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    There is a way to trick Windows into using 64-bit in all circumstances. It involves using the NTFS file system's inherent feature called symbolic links (also called NTFS junctions). A symbolic link appears to Windows and any programs running in Windows as a real directory but is, in fact, a pointer redirecting the program to another drive or folder. Windows uses symbolic links to maintain backward compatibility. For example, in Windows 7, there is a hidden symbolic link in the root directory entitled “Documents and Settings” that points to the “Users” directory in order to maintain backward compatibility with programs written for XP (turn off “Hide Protected Operating System Files” in Folder Options and see for yourself—after looking, don’t forget to turn it back on!).

    Sidenote: I use symbolic links to relocate all of those unwelcome folders in My Documents created by various programs. I did a write up on that here.

    Here's how to make 64-bit IE your default browser in all circumstances. Note, following these steps will disable 32-bit IE. However, it is simple to switch the default back to 32-bit when a page must be opened in 32-bit.

    1. Go to www.sysinternals.com and download the Junction application (Note: Sysinternals has a plethora of great apps worth checking out). Save the executable somewhere easy to find, like the root of your hard drive (i.e., “c:\”).

    2. In Windows Explorer (with IE not open--so print these directions), rename the “Internet Explorer” directory in “c:\program files (x86)” to “Internet Explorer 32bit”.


    The 64-bit version of IE is located in the "Internet Explorer" directory in "c:\program files". We are going to create a symbolic link at "c:\program files (x86)\Internet Explorer" that redirects to "c:\program files\Internet Explorer". This will cause all programs--including Windows--to run the 64-bit version when they go to what appears to be the folder at "c:\program files (x86)\Internet Explorer" but what will be, in fact, a symbolic link. (Note: One can quickly change the symbolic link to point to the "Internet Explorer 32bit" folder that contains the 32-bit version. I use scripts to allow me to quickly change the default back and forth).


    3. Open an elevated command prompt. To do so, in the Windows Search box, type “cmd”. Right click on “cmd.exe” and select to “Run as Administrator”.

    4. At the command prompt, navigate to the directory in which you saved “junction.exe”


    Example:
    c:\Windows\system32> cd c:\


    5. Type the following command:


    Junction "c:\program files (x86)\Internet Explorer" "c:\program files\Internet Explorer"


    If you want to change back to 32-bit, just type the following two commands at the elevated command prompt:


    Junction -d "c:\program files (x86)\Internet Explorer"
    Junction "c:\program files (x86)\Internet Explorer" "c:\program files (x86)\Internet Explorer 32bit"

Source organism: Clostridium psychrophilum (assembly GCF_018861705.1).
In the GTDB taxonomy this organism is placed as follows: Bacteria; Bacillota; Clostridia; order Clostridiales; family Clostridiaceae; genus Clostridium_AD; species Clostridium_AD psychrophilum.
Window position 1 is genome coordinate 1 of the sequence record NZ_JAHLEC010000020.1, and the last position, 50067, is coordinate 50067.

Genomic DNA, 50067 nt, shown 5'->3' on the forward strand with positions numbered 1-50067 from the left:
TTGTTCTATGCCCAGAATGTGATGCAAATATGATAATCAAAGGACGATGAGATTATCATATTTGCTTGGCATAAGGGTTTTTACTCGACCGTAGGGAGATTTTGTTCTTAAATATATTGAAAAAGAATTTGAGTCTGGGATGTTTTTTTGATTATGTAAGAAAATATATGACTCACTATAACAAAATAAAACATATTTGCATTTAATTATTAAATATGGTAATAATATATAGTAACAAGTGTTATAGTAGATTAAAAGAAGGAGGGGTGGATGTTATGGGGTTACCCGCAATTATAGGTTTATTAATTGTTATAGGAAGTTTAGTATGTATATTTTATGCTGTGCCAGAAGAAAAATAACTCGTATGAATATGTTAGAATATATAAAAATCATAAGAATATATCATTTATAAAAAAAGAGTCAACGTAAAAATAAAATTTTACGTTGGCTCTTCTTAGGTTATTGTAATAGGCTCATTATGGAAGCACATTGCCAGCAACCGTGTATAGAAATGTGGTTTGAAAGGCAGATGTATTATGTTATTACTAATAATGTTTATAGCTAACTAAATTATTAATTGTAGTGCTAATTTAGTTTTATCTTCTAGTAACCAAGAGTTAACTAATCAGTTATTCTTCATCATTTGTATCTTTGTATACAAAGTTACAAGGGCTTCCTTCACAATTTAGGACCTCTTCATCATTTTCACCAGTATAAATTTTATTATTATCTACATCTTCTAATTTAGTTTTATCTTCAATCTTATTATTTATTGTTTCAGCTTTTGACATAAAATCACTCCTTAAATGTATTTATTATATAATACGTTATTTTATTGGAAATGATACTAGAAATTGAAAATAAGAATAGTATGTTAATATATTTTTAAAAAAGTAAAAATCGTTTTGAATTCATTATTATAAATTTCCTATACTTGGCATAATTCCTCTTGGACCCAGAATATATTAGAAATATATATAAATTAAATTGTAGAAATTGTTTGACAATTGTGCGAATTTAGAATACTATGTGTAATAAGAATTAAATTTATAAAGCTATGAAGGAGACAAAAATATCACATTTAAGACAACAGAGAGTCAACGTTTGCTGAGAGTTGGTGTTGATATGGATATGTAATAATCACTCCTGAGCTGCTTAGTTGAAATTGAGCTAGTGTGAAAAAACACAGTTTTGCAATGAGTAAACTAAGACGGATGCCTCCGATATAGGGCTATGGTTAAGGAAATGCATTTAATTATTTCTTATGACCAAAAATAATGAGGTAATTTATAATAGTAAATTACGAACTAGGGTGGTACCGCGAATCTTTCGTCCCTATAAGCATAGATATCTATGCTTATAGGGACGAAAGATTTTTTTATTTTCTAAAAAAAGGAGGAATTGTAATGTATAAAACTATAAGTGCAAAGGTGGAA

The first command is necessary to remove the existing symbolic link before creating the replacement one.

    That's all there is too it. As I said above, one can create scripts (batch, powershell, or vbs) to make switching back and forth easy.

    Cheers,

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  16. #14
    New Lounger
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    Cool Waht is the difference with renaming it?

    Steven,

    Let me ask you: what is the difference with plainly and simply renaming it?

    I would rename c:\program files (x86)\Internet Explorer\explorer.exe to explorer32.exe
    then copy from: c:\program files \Internet Explorer\explorer.exe to c:\program files (x86)\Internet Explorer, and that should do the trick.

    Please let me know if you know any inconvenience with doing that.

    Regards,

    Roger

  17. #15
    New Lounger
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    Roger:

    That may work fine. My concern is that there are other dlls and files in the directories that are different between the 32-bit and 64-bit versions of iexplorer. A winmerge comparison of the two directories shows that many of the dll binaries are different and that there are some files in each that do not exist in the other. Also, just copying the explorer.exe means that you won't isolate settings between the two.

    You could copy the entire directories and it should work fine.

    My method ensures that each runs with all of its associated files. If you set up a task that can run as an administrator on demand that executes the two commands I set forth to switch one way, and another to switch the other way, you can then make shortcuts to those tasks that can be run by an non-admin without having to use elevated permissions. If you want detailed instructions, let me know.

    One more caveat, whichever method you use (copying or symbolic links), you want to have everything back to normal (i.e., Internet explorer opens in 32-bit) before installing updates--as updates will assume the directories are in their default location.